Ali Ghaharamani

Interview with Ali Ghahramani: From Civil Engineering to Physiology

Last fall we were impressed by a presentation by Ali Ghahramani, who at the time was completing his PhD dissertation in engineering at USC, related to adaptive sensing and learning for human-centered HVAC operations, using human subject test data.  Ali’s technical abilities and the relevance of his studies made him an ideal addition to CBE’s research team,  and he joined us this spring as a post-doctoral researcher. 

Your education ranged broadly from civil engineering to human comfort studies. How did that evolve?

My bachelor’s degree is in civil engineering, but at USC I wanted to do something different. I first worked on funded project related to occupant  comfort, and this helped lead me to focus my thesis on online and adaptive sensing and learning that would enable human-centered HVAC operations. During this time my literature reviews led me to the major papers in this field, it turned out the naming conventions were developed here at UC Berkeley. I came to the Bay Area to give presentations at CBE and Comfy, and this led me to working here at CBE.

How does your work at CBE build on your dissertation research?

I am working on a project funded by the U.S. Department of Energy ARPA-e program,  creating working prototypes of wirelessly powered personal comfort devices. As part of this want to identify the most energy-efficient way to provide comfort, by understanding which parts of the body have higher impacts on overall satisfaction.  My work included setting up human subject tests, and collecting physiological data such as skin temperatures with 20 subjects. We are now analyzing the data, and we presented a bit of this work at the CBE meeting in May.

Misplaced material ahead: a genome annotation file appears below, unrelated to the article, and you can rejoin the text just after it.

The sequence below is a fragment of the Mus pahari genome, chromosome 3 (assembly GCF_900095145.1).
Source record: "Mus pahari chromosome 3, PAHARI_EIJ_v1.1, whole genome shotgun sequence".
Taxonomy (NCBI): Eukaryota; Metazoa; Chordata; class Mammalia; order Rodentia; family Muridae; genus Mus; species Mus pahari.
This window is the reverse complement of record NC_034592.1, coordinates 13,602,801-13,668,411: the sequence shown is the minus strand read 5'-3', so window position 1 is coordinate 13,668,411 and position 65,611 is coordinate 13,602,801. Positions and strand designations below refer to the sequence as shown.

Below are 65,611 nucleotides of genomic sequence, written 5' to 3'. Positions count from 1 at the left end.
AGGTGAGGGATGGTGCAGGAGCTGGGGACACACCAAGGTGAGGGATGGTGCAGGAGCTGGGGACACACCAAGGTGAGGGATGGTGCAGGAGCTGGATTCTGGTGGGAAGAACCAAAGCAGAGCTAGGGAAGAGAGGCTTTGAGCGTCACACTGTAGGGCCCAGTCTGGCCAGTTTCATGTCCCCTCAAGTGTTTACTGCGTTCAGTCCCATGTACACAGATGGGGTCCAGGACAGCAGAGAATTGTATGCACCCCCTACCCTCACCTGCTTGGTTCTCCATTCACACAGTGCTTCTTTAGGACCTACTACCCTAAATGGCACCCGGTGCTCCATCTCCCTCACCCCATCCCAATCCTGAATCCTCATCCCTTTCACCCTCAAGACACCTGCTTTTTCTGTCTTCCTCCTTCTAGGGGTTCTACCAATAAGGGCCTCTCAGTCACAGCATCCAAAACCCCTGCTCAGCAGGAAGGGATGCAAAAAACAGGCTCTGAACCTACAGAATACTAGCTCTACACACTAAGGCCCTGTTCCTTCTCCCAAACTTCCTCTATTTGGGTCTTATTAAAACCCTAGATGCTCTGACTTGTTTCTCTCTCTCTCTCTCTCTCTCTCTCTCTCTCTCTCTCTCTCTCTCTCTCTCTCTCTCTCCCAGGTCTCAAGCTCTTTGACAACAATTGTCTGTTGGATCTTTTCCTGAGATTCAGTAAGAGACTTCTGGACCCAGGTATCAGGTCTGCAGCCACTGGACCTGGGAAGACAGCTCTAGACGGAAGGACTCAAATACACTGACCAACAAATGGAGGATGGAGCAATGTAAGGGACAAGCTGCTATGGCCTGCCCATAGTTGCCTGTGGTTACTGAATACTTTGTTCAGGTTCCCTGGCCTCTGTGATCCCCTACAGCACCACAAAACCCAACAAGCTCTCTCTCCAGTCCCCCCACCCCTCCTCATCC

What are some of the more technically challenging projects you are working on?

I am working on a project to develop low-cost airflow sensors that can be used in ducts and rooms. This will use ultrasonic transducers, using very high frequencies, around 180 kilohertz, an order of magnitude above what we can hear, it’s like trying to replicate bats’ ears.

The transducers send and receive signals, and we use the time difference between several paths to measure airspeed and temperature. It’s very difficult because we are looking as such a small time scale, only 50-100 nanoseconds, or a billionth of a second, and light only travels 90 feet in this time.

How can this technology benefit people working in the building and other industries?

We are developing this to be used in two devices, one in ducts, and the other in rooms which could affect comfort around a person. If it is accurate enough we may also be able to measure CO2, as the concentration changes the density of air. Maybe could be used in aviation, or under water, in theory it applies to any medium. We are also planning to use it in a new kind of fan that responds to people’s location in a room.

What are your impressions so far of working at Berkeley?

The way I see it, only some universities are really advancing knowledge. The others are just training people [in academia] to go to those places. Berkeley is a place that is advancing knowledge.

What are your longer term goals?

Humans first looked to the sky using the visible spectrum. When we started using microwave and other invisible parts of the spectrum to view the sky, we began to know much more about what is up there.

This is what we are now doing in the building industry. For example, using invisible infrared light to study thermal regulation and comfort. Making the invisible visible. I am very lucky to be working on this. One of my proposals will be to create an array of sensors that can be put anywhere, for example on a monitor, to understand more about physiology and inform how we design for health and comfort.